The judge later granted the defendant’s request to represent himself, appointing advisory counsel. That lawyer, Ralph McKnight Jr., after meeting with Lightsey several times, advised the court that he believed the defendant was delusional, that Lightsey believed that all of the attorneys who had represented him had been colluding with the rest of the criminal justice system to see him executed, and that the defendant was incompetent and should not be allowed to represent himself.

The judge responded by again suspending proceedings under Sec. 1368. He appointed a psychiatrist, who concluded Lightsey was “unable to cooperate in a rational manner with counsel in presenting a defense,” while the defense-selected expert found him to be “manipulative” rather than delusional and to be “difficult to work with” from an attorney perspective but competent.

Following a hearing at which Lightsey represented himself, and his advisory counsel did not participate, the judge found the defendant competent. McKnight then asked to be relieved of his duties as advisory counsel, saying his relationship with the defendant had broken down, and the judge agreed.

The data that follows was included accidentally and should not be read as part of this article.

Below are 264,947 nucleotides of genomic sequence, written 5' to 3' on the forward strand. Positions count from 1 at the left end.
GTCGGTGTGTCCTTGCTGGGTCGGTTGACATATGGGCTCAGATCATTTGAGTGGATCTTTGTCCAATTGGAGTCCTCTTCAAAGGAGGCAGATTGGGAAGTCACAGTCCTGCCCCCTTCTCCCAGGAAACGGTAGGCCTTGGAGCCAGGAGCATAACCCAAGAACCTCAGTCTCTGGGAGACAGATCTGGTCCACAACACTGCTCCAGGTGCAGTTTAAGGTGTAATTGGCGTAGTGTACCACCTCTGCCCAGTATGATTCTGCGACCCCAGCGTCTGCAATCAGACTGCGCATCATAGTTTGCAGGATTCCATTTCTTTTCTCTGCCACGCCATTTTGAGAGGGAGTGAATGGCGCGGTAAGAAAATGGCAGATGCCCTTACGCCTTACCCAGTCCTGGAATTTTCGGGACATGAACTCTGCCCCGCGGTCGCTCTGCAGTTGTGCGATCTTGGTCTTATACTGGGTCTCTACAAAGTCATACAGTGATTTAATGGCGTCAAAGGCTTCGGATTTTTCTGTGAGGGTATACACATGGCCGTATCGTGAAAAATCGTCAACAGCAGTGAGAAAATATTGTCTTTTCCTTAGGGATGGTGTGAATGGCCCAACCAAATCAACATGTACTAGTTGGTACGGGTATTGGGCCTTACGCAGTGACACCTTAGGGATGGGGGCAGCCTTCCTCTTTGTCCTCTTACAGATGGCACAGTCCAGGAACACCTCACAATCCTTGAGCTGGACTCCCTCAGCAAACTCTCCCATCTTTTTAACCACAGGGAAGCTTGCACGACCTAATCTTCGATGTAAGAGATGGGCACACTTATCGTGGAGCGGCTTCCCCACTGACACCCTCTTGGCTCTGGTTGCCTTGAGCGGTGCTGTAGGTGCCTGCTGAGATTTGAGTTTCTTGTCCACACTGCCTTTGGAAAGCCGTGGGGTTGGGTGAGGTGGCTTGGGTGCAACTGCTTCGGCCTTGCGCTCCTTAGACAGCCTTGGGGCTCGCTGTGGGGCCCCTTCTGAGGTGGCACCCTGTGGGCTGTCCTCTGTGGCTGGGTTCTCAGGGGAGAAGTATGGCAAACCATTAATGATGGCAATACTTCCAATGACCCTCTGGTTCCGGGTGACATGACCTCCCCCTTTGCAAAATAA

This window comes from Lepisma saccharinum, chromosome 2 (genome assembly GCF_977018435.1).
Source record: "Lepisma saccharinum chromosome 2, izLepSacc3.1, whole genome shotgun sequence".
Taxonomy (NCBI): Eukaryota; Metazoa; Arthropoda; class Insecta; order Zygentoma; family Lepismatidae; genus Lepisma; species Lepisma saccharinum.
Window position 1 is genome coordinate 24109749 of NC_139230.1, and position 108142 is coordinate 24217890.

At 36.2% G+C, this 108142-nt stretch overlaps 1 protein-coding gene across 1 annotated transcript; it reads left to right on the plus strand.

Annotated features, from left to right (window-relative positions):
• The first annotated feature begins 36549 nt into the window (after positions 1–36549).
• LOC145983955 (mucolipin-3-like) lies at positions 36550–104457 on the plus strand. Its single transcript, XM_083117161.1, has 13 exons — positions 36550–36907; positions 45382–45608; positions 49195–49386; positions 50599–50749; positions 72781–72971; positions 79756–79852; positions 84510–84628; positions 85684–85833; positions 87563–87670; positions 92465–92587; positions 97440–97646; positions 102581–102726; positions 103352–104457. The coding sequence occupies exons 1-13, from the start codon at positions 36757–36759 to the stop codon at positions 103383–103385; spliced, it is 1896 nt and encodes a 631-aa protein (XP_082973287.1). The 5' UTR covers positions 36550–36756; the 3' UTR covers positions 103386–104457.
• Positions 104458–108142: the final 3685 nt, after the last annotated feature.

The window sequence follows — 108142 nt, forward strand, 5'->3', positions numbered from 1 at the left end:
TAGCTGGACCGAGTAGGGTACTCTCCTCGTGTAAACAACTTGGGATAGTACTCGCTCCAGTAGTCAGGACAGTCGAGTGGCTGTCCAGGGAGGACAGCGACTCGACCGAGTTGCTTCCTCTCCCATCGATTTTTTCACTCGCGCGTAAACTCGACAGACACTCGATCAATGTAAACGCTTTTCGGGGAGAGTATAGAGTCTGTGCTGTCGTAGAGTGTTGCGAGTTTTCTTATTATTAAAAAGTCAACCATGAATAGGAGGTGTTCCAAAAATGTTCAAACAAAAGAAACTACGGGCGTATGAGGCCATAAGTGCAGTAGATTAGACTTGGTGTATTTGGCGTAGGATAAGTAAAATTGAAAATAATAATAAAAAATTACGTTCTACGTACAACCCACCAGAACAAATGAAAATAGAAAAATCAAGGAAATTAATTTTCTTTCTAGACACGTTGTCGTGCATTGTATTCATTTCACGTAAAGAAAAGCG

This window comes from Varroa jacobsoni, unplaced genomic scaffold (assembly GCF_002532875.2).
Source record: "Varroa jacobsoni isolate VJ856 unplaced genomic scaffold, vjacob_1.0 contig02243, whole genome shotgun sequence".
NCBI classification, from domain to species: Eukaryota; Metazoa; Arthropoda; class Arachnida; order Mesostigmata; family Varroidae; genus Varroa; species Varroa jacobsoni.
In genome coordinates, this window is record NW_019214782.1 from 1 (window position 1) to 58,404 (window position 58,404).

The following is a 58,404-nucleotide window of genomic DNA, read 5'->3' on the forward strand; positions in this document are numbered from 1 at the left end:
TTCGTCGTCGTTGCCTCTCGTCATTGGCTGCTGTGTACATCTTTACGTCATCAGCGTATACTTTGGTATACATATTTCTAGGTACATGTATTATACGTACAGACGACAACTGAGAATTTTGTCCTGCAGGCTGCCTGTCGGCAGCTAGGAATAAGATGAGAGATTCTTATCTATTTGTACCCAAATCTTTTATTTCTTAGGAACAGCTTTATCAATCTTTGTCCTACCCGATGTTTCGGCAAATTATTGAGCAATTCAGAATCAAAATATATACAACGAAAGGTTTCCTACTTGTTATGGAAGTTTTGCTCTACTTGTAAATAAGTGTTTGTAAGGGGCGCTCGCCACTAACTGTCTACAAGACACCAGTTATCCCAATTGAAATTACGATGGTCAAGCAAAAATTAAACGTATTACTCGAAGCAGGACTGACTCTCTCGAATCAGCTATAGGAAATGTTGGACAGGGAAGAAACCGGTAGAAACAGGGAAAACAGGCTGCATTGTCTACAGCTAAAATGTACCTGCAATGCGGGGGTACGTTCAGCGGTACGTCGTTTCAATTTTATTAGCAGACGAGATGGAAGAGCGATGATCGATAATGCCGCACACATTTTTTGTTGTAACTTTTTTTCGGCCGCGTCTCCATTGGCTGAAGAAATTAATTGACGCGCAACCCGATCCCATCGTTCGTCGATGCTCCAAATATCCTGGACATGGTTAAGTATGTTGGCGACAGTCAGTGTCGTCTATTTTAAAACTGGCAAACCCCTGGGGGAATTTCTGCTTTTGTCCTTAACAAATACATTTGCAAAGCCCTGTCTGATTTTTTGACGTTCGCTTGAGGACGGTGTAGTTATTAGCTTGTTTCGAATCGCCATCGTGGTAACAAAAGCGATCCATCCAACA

Following another hearing, the judge appointed a new advisory counsel, who again raised issues as to Lightsey’s competence. At the hearing, Lightsey said he would not object to appointment of a lawyer from outside Kern County, and Kelly appointed William Dougherty, with the latest advisory counsel, R. James Gillis, as co-counsel.

The pair later raised the issue of competence during trial, but the judge said he was convinced Lightsey was competent, even if lacking in “mental discipline” and possessed of a bad attitude toward the proceeding.

‘Miscarriage of Justice’

Werdegar, however, said the case should not have gone to trial without a competency hearing at which Lightsey was represented by counsel. Allowing him to represent himself at that stage of the proceedings, the justice said, was “a reversible miscarriage of justice.”

Secs. 1368 and 1369, she wrote, plainly require that the defendant be represented by a lawyer throughout the proceedings to determine whether he is mentally competent to assist in his own defense, not merely, as the prosecution argued, during the initial argument over whether to suspend the trial.

Nor, Werdegar went on to say, is the error subject to mere harmlessness analysis.

The error, she said, was akin to depriving the defendant of counsel at trial, which would be structural error requiring reversal.

Attempting to assess the effect of the absence of counsel on the trial court’s finding of competence is, in truth, no different than attempting to assess the effect on a jury’s final verdict of the absence of counsel during a trial on substantive charges:  there is no reasoned manner in which to do so because the lack of true adversarial testing denied defendant the basic procedure by which his competence should have been determined,” the justice wrote.

The case is People v. Lightsey, 12 S.O.S. 3367.


Copyright 2012, Metropolitan News Company